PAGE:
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Company K, 1st Pennsylvania Reserves was the only company made up entirely of Gettysburg Residents here at the battle. Sgt. Michael M. Miller was a member in its ranks and participated in the fighting in the area of Little Round Top and the Wheatfield. While he escaped the battle of Gettysburg unscathed, he was not as fortunate during the battle of Spotsylvania Court House. On May 10th, 1864, Sgt. Miller was hit in the waist belt buckle by a bullet. This wound did not break the skin, but it was serious enough to cause him excruciating pain. From the hospital bed, he would write his wife,

"We charged the rebel rifle pits time and again on the last Tuesday morning. We were charging their breastworks when a ball struck me on the plate on my waste belt. It bruised me a good deal, but I thank God that it struck there for had it not hit the belt plate I would this day be under the ground."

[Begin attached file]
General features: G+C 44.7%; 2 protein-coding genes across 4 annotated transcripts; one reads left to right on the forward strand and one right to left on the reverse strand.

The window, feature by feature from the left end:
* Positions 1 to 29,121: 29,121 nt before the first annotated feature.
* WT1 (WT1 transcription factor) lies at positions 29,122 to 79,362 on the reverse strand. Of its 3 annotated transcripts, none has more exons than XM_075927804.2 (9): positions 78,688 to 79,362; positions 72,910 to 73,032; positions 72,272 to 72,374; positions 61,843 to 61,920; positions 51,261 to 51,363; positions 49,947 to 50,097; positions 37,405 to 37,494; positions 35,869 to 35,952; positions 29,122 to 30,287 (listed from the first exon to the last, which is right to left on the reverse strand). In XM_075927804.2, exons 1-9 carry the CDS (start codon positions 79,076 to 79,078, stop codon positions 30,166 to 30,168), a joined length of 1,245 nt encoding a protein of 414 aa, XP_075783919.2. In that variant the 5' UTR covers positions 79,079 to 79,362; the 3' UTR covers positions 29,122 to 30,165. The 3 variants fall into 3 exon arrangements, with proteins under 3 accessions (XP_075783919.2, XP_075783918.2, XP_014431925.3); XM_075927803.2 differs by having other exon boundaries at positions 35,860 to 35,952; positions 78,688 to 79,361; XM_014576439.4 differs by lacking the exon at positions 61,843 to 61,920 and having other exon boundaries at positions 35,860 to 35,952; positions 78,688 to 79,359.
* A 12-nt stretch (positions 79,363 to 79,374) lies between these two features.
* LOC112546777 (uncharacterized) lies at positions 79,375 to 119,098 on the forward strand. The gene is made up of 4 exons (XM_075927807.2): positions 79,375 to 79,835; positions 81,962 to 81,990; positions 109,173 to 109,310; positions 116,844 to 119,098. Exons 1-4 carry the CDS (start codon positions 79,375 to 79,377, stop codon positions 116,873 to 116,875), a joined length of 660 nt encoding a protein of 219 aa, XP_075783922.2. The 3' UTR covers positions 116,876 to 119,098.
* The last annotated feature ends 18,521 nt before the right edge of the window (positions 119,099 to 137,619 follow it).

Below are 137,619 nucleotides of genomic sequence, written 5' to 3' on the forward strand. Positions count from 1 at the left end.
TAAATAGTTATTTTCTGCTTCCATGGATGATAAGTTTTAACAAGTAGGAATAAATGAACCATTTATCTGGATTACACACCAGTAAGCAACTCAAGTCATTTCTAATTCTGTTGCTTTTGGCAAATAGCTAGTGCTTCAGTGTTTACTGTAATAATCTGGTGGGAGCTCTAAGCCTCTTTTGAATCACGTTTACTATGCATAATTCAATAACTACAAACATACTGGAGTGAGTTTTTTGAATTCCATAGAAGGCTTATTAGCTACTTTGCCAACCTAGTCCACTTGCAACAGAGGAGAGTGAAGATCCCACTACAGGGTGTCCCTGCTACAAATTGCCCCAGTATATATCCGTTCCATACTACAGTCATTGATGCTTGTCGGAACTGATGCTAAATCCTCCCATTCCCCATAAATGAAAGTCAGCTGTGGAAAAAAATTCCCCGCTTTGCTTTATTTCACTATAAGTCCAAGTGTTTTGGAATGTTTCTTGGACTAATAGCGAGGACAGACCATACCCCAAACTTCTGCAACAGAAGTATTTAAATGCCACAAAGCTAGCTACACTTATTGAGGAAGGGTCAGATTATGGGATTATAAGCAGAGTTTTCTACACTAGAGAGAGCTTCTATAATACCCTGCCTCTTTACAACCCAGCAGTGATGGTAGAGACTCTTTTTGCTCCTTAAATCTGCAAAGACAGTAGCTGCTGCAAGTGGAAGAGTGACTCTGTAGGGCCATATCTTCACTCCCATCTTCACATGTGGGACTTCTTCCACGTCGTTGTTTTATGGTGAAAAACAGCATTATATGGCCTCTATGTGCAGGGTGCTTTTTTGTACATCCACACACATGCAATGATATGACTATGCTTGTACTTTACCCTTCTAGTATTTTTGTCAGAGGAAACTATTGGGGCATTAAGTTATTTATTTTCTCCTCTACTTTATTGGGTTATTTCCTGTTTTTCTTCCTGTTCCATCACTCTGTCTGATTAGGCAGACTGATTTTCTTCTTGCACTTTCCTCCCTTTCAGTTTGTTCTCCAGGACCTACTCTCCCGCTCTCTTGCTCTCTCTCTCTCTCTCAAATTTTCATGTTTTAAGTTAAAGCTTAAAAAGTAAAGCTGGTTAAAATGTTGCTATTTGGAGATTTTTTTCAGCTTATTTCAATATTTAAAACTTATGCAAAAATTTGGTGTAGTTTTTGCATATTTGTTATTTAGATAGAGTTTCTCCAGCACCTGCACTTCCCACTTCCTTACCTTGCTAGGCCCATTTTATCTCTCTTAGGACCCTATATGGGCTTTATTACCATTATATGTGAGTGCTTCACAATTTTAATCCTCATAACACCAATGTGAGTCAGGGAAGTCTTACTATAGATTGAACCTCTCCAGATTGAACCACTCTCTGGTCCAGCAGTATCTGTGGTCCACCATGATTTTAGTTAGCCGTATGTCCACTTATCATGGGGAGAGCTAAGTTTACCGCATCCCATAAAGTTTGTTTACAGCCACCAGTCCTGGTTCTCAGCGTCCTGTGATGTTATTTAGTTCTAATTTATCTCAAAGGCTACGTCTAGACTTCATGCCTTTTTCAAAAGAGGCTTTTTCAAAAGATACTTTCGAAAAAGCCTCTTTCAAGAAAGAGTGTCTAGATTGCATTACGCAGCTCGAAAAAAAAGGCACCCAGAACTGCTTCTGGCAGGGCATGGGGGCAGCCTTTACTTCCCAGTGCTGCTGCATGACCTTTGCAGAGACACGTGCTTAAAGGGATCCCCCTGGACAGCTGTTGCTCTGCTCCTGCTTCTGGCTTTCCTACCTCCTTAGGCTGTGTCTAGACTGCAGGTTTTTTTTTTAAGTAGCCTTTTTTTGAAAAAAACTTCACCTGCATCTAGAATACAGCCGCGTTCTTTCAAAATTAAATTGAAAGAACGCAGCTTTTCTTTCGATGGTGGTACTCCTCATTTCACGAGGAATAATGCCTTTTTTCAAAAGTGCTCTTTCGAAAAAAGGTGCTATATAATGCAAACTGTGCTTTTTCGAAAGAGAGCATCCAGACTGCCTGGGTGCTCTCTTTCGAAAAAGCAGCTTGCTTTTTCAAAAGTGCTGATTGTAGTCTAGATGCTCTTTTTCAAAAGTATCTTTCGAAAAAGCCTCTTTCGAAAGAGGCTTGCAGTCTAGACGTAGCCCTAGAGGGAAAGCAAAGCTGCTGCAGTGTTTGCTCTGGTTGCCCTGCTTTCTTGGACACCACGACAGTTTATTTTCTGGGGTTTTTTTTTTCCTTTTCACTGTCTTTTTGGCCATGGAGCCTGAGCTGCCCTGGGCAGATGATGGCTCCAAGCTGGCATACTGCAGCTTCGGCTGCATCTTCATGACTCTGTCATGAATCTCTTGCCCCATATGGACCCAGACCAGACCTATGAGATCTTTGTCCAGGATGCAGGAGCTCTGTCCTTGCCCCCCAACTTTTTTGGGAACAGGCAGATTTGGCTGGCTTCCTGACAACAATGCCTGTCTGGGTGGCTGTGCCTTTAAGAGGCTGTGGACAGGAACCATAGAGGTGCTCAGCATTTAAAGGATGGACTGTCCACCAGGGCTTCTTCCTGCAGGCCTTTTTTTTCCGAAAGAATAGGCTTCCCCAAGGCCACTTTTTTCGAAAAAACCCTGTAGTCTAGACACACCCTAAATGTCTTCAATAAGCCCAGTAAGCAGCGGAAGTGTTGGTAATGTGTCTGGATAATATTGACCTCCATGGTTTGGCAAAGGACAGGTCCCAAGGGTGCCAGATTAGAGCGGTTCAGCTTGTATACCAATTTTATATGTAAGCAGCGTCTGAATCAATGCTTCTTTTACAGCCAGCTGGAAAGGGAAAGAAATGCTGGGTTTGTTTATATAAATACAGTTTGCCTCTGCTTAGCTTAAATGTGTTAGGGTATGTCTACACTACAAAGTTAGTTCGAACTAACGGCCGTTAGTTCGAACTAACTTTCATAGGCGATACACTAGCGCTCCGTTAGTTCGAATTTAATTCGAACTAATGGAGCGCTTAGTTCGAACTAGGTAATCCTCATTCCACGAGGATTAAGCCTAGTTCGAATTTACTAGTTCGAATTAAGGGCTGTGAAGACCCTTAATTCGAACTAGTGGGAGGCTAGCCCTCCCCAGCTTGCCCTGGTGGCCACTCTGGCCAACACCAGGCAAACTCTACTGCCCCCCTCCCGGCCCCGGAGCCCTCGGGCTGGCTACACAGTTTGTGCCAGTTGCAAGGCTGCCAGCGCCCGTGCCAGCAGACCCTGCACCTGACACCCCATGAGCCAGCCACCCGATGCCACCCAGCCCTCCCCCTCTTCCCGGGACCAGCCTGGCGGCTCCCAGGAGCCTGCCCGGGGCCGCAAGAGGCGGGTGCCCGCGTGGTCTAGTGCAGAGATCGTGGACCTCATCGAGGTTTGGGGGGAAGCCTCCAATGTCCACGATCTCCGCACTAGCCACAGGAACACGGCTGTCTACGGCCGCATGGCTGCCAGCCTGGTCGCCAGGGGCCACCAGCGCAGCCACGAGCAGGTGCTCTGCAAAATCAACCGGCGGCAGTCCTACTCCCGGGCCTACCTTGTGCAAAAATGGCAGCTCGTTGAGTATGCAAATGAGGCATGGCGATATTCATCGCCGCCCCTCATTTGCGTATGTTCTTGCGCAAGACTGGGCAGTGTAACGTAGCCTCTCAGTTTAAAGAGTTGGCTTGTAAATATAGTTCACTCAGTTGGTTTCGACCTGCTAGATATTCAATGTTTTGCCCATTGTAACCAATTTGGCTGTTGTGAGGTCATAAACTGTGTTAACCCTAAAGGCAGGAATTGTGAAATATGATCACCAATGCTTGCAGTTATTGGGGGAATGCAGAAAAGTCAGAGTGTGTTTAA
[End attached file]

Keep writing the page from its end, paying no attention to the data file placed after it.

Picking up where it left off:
Captain Theodore Howell
The captain's complete uniform is on display at the museum.

Sgt. Miller survived the war, but the wound received remained a constant source of pain and inflammation leading to his death in 1877. The rifle accompanying the belt plate is a war souvenir brought back to Gettysburg by Sgt. Miller at the end of the war.

Captain Theodore Howell was the commanding officer of Company D, 153rd Pennsylvania, Volunteer Infantry, a nine-month regiment recruited from Northeastern Pennsylvania, and part of General Oliver Howard's Eleventh Corps. During the afternoon of July 1st, 1863, Capt. Howell was shot in the left arm just above the elbow while leading his men in to battle. While making his way to the rear in order to seek medical attention, Howell was again shot. This time the bullet passed through both hips causing him to fall down leaving him unable to walk. Howell was soon passed over by his own line and taken prisoner by the Confederates. He would remain a prisoner in Gettysburg until July 4, when the Confederate army left the town and released most of their wounded prisoners. Capt. Howell would survive the war and lived until 1918 when he died at the age of 94.

Learn one of the most poignant stories from the battle...

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